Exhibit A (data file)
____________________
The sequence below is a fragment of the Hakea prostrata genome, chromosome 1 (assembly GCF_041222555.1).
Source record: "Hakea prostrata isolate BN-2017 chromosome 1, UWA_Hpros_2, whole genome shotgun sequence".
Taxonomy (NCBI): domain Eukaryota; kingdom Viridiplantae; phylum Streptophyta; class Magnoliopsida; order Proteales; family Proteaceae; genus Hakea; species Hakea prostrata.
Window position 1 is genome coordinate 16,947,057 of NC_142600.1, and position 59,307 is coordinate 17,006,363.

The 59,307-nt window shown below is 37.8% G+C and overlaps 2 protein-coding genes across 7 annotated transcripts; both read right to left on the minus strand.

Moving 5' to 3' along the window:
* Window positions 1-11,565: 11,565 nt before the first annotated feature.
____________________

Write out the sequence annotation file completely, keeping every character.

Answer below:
The sequence below is a fragment of the Hakea prostrata genome, chromosome 1 (assembly GCF_041222555.1).
Source record: "Hakea prostrata isolate BN-2017 chromosome 1, UWA_Hpros_2, whole genome shotgun sequence".
Taxonomy (NCBI): domain Eukaryota; kingdom Viridiplantae; phylum Streptophyta; class Magnoliopsida; order Proteales; family Proteaceae; genus Hakea; species Hakea prostrata.
Window position 1 is genome coordinate 16,947,057 of NC_142600.1, and position 59,307 is coordinate 17,006,363.

The 59,307-nt window shown below is 37.8% G+C and overlaps 2 protein-coding genes across 7 annotated transcripts; both read right to left on the minus strand.

Moving 5' to 3' along the window:
* Window positions 1-11,565: 11,565 nt before the first annotated feature.